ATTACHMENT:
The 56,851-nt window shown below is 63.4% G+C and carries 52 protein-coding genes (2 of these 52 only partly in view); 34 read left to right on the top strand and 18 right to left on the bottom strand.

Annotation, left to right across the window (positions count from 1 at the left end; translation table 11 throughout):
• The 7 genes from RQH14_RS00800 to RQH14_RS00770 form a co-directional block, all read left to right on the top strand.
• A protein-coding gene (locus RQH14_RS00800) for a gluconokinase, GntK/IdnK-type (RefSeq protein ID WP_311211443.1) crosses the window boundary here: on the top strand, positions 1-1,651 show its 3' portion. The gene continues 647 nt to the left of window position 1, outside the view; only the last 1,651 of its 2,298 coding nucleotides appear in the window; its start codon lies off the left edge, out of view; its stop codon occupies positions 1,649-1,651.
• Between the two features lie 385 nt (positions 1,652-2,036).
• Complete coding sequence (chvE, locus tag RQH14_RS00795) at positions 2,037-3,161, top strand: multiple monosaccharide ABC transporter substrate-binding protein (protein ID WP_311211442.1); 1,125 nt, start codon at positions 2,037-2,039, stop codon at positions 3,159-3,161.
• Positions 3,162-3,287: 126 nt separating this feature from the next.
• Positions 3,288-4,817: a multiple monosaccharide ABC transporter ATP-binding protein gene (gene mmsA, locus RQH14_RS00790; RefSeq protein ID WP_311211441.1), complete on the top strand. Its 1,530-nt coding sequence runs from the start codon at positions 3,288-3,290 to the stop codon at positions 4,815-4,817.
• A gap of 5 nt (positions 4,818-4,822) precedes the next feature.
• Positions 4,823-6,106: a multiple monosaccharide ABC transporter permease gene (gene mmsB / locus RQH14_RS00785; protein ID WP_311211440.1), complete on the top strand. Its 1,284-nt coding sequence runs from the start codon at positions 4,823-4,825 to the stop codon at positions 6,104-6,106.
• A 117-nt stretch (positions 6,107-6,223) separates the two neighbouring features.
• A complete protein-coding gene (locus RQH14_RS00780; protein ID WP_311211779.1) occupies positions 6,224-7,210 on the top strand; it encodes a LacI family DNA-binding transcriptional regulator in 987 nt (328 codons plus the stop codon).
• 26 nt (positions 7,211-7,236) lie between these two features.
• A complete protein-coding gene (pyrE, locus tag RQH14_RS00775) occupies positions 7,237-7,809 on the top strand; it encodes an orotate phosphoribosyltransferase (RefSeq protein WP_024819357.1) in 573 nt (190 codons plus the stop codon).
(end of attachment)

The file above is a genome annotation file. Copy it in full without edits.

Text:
The 56,851-nt window shown below is 63.4% G+C and carries 52 protein-coding genes (2 of these 52 only partly in view); 34 read left to right on the top strand and 18 right to left on the bottom strand.

Annotation, left to right across the window (positions count from 1 at the left end; translation table 11 throughout):
• The 7 genes from RQH14_RS00800 to RQH14_RS00770 form a co-directional block, all read left to right on the top strand.
• A protein-coding gene (locus RQH14_RS00800) for a gluconokinase, GntK/IdnK-type (RefSeq protein ID WP_311211443.1) crosses the window boundary here: on the top strand, positions 1-1,651 show its 3' portion. The gene continues 647 nt to the left of window position 1, outside the view; only the last 1,651 of its 2,298 coding nucleotides appear in the window; its start codon lies off the left edge, out of view; its stop codon occupies positions 1,649-1,651.
• Between the two features lie 385 nt (positions 1,652-2,036).
• Complete coding sequence (chvE, locus tag RQH14_RS00795) at positions 2,037-3,161, top strand: multiple monosaccharide ABC transporter substrate-binding protein (protein ID WP_311211442.1); 1,125 nt, start codon at positions 2,037-2,039, stop codon at positions 3,159-3,161.
• Positions 3,162-3,287: 126 nt separating this feature from the next.
• Positions 3,288-4,817: a multiple monosaccharide ABC transporter ATP-binding protein gene (gene mmsA, locus RQH14_RS00790; RefSeq protein ID WP_311211441.1), complete on the top strand. Its 1,530-nt coding sequence runs from the start codon at positions 3,288-3,290 to the stop codon at positions 4,815-4,817.
• A gap of 5 nt (positions 4,818-4,822) precedes the next feature.
• Positions 4,823-6,106: a multiple monosaccharide ABC transporter permease gene (gene mmsB / locus RQH14_RS00785; protein ID WP_311211440.1), complete on the top strand. Its 1,284-nt coding sequence runs from the start codon at positions 4,823-4,825 to the stop codon at positions 6,104-6,106.
• A 117-nt stretch (positions 6,107-6,223) separates the two neighbouring features.
• A complete protein-coding gene (locus RQH14_RS00780; protein ID WP_311211779.1) occupies positions 6,224-7,210 on the top strand; it encodes a LacI family DNA-binding transcriptional regulator in 987 nt (328 codons plus the stop codon).
• 26 nt (positions 7,211-7,236) lie between these two features.
• A complete protein-coding gene (pyrE, locus tag RQH14_RS00775) occupies positions 7,237-7,809 on the top strand; it encodes an orotate phosphoribosyltransferase (RefSeq protein WP_024819357.1) in 573 nt (190 codons plus the stop codon).